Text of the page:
Once a campaign is abruptly halted, the marketing cycle defaults back to square one. Worse still, metrics can be heavily skewed within a small sample of time. Patience will result in a better understanding of metrics and the setup of an adequate timeframe will allow for the metrics to come full circle and actually mean something. This may take a few months and, sometimes, even longer.
Once data and metrics have been determined within a reasonable timeframe, it’s time to sort and present the results in preparation for analysis. Results often come out looking like a cluster of numbers, resembling an incomprehensible cipher that can seemingly only be evaluated by a cryptanalyst. This can be a daunting challenge at first glance. Luckily, services such as Google Analytics can decrypt and organize such results, making them available in easy to read graphs and charts.
Google Data Studio, for instance, provides easy-to-build, visually appealing data reports and dashboards. Search Engine Land recently reviewed the service, describing it as a useful tool that “…gives you everything you need to turn your client’s analytics data into informational, easy-to-understand reports through data visualization. The reports are easy to read, easy to share and even customizable to each of your clients. You can select how you want to present the data — bar graphs, charts, line graphs, and so on. You can even change fonts and colors and brand the reports with your logo.”
Analysis, Perspective, and Recommendations
To best analyze results, the first step is to put them in perspective. What factors could have incited such performance? What could have been done better? Did something heavily influence the results? Putting results in perspective offers a powerful vantage point to different possibilities and outcomes. Looking at data from different angles can help a business interpret the effects and components of a campaign as a whole, shedding light to various paths that can possibly produce better results.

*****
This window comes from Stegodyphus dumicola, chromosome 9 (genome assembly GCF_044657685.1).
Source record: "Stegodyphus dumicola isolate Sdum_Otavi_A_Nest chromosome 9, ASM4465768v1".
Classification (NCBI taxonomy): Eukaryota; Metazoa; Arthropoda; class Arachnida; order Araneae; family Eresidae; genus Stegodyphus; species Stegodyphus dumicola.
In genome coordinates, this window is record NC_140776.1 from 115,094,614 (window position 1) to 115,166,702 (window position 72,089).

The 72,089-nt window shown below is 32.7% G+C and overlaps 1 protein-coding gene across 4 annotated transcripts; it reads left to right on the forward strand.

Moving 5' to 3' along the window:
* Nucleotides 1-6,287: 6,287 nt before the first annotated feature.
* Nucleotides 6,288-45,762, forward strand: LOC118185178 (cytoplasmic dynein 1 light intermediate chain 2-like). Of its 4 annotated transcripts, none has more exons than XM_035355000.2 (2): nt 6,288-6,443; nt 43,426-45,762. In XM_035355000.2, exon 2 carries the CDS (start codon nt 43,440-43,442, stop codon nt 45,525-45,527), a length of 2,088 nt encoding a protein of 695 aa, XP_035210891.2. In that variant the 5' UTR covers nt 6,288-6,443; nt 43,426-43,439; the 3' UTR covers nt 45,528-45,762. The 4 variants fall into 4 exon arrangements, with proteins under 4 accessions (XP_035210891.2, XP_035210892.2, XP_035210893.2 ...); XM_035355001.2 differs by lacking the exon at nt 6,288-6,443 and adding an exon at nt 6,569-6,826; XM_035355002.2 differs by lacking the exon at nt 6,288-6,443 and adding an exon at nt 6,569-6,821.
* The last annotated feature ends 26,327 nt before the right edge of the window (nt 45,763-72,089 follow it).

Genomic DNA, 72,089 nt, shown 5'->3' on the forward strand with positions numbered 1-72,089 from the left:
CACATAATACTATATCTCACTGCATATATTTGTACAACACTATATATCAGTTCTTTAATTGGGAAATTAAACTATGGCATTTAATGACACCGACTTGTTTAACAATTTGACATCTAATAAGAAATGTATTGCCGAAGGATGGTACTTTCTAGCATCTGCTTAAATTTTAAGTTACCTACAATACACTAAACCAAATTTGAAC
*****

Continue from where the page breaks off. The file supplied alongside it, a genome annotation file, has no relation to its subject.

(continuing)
For example, if a business has embarked upon an email campaign that resulted in many opens but with a low CTR, what may have caused the disparity? A conclusion can be drawn that although the email was very successful in reaching the targets, the content within may not have been very compelling and is in need of adjustment for the next attempt.
On the other hand, many businesses, upon viewing the data, commit the fallacy of quick and rash decisions based on their impression of the feedback loop without seeking other opinions, thoughts, or options. Though this may sometimes work out, the smarter move would be to ask others for recommendations. Making a group oriented decision will almost always result in better, well-rounded choices as it involves multiple viewpoints and perspectives.
Success Looks Like Failure a Second Before It Happens
Few things in life sting worse than failure but with the appropriate application of a feedback loop, defeats can help direct towards the proper gateways for success – also known as “failing forward.” Some of the greatest achievements in history have risen from the metaphorical ashes. Success is exponential – one second you may see failure, but in another second you can go viral and rocket skywards.
The feedback loop evaluation is a process that never ends. Once adjustments are made to any campaign, an analysis of the next go-around is essential towards building a stronger marketing push. A constant, vigilant reassessment serves as a prime differentiator that allows a business to continue making calculated, strategic strides.
Here at Netsville, we implement the feedback loop for everything we do, thus ensuring marketing accountability. We are always looking for ways to improve with each step, enabling us to stay on the cutting edge and maintain relevancy in today’s Age of the Customer.